Policies regarding GTAs and TAs
This policy document is intended for two groups: 1) faculty requesting GTA support for their courses, 2) PhD students admitted Fall 2011 and later whose degree requirement thus serving twice as a GTA.
For more information on demographics, admissions, and time-to-degree in our doctoral students in our programs, go to the Doctoral Program Statistics page in the Institute's public data portal, LITE. Use the search functions to find your program.
For information on travel funding, please visit our Graduate Student Council and Graduate Program Office Travel funds page.
Basic policy for faculty
One GTA or grader per 25 students, when needed to provide a superior educational experience for students and to leverage faculty time.
Basic policy for PhD students
You are expected to complete one GTA by the end of your third year of study, and the second by the end of your fifth year.
Students who receive stipends will be paid at the following rates:
- MS Students (33% FTE) - $1050 per month, 4.5 months per semester.
- Pre-Qualifications Ph.D. Students (45% FTE) - $2475 per month, 4.5 months per semester
- Post-Qualifications Ph.D. Students (50% FTE) - $2750 per month, 4.5 months per semester.
Additional information about Graduate Assistantships, fellowships, loans and off-campus employment options is available on the Office of Graduate Studies site.
Concerning PhD GTAs
PhD students covered by the GTA requirement are expected to complete one GTA by the end of the third year and the second by the end of the fifth year. (Applies to PhD students entering in August 2011 or later).
If a PhD student at the start of their third year, in consultation with their advisor, does not have a plan to GTA in the third year, they may be assigned to GTA a course for which they are qualified and that does not have a PhD GTA. This applies also to the fifth year.
Serving as a GTA satisfies the 2-semester requirement only if course enrollment is at least 25, unless prior approval has been given by the faculty member overseeing GTA assignments. See the FAQs for further restrictions on what courses can count toward the requirement.
Students doing a GTA for the first time must simultaneously take and pass GTA Preparation - CETL 8000 - COC; for the second time, Special Topics - CETL 8801 - COC. Exemptions from taking these two TA classes will be granted only in exceptional circumstances (such as someone with many years of full time teaching experience), and are at the discretion of the PhD coordinator. Exemptions are not granted from the TA requirement, and only teaching or TAing for IC during the two-term academic year fulfills the requirement.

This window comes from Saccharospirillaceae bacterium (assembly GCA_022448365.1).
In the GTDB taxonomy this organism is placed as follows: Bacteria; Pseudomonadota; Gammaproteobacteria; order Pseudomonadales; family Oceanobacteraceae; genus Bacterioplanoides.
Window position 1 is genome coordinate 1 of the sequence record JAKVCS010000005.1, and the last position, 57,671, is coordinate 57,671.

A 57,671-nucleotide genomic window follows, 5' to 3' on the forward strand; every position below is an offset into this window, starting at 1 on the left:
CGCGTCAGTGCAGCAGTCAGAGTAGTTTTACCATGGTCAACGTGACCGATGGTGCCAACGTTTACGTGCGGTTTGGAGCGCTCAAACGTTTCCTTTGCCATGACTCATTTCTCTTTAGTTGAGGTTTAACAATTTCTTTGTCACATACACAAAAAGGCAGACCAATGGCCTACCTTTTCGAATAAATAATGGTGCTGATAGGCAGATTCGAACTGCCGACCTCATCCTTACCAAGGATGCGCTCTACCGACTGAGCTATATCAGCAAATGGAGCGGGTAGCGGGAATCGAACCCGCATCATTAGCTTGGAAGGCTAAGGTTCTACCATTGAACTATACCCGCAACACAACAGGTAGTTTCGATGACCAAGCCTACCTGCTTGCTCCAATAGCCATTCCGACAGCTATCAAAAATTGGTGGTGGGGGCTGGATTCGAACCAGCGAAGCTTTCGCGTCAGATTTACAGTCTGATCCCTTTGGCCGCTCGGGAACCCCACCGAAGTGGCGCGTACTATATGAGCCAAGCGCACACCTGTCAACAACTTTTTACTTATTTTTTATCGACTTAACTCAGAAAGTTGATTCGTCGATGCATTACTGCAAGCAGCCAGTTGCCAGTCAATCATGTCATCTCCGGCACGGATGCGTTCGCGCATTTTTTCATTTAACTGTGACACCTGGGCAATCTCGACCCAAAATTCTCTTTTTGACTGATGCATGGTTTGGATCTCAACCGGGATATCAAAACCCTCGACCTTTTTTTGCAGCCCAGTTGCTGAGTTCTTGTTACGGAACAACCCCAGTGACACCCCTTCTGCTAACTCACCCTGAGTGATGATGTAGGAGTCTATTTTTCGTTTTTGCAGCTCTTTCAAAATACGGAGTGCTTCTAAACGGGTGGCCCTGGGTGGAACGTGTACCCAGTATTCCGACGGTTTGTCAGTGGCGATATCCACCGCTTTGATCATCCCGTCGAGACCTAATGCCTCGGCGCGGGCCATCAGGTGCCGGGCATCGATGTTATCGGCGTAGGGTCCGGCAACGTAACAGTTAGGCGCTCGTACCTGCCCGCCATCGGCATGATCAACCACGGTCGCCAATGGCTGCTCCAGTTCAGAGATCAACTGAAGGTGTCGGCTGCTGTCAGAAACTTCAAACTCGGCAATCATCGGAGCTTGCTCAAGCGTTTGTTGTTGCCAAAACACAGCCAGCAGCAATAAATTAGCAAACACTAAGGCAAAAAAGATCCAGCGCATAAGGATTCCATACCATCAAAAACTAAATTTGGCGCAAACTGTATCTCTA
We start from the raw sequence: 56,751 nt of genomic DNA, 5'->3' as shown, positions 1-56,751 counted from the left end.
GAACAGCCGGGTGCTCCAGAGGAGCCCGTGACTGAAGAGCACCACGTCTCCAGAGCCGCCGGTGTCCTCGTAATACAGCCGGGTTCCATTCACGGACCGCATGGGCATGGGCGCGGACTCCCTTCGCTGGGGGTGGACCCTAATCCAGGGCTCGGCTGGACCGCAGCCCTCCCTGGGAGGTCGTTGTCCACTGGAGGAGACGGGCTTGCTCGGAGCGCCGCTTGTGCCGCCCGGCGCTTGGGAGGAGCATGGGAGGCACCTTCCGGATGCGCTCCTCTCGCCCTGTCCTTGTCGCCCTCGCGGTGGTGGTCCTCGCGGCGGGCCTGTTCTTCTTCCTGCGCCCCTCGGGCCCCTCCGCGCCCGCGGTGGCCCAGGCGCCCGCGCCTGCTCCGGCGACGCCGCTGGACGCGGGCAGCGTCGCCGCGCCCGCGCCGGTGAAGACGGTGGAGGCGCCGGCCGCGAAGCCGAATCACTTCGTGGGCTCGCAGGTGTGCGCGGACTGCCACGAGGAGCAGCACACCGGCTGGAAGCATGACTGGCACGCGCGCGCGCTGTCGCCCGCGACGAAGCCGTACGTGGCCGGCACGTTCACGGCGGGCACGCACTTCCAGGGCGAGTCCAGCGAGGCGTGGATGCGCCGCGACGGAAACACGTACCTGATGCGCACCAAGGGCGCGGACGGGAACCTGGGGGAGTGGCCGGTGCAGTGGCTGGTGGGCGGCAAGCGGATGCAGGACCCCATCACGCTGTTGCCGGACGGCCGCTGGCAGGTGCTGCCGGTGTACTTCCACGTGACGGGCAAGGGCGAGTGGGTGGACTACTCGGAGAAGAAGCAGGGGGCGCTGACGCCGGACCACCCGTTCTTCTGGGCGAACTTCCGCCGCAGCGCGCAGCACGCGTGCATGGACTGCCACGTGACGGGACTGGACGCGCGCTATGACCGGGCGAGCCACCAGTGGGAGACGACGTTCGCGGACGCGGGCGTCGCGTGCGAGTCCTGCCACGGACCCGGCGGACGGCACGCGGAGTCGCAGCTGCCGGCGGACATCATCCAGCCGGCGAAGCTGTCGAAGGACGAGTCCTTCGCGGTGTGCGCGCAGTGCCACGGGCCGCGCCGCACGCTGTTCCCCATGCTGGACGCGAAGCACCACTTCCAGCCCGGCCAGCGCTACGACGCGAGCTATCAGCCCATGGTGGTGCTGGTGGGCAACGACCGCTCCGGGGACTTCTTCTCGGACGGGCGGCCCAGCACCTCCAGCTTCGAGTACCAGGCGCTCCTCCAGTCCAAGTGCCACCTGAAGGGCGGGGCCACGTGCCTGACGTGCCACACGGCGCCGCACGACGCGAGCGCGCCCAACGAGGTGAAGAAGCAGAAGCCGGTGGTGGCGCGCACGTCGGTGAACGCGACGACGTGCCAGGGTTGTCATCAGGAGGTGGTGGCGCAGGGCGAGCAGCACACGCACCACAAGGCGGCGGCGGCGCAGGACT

PhD GTAs are preferably used to support graduate rather than undergraduate courses.
Generally only one PhD GTA per course. Additional support is generally provided by MS or BS students.
PhD GRA students are paid to GTA with the expectation of either 18 or 20 hours of work each week (18 hours pre-quals, 20 hours post-quals, including exam week) - which is thus the maximum number of hours that a PhD student fulfilling a GTA requirement can be expected to work in their GTA role.
PhD students admitted prior to 2011 (when the two GTA requirement took effect) who have not opted into the requirement by serving as a GTA twice while being paid as a GRA will only in exceptional circumstances be hired by IC as a GTA. They will be paid at the 37.5% level, and are expected to work no more than 15 hours per week, including exam week.
Concerning MS GTAs
MS GTAs are employed as an MS I, with a stipend per month for 4 months, plus tuition waiver. The stipend rates are reviewed and adjusted by the school each year. The student is responsible for fees and any tuition supplement, such as for the MS-HCI degree. They are expected to work no more than 15 hours per week during the semester, including exam week.
Concerning BS (undergrad) Graders
BS graders are paid on a sliding scale of $7.75 an hour plus $0.65 more for each previous course TA’d, for up to 15 hours per week. The course instructor signs a biweekly time sheet recording actual hours worked.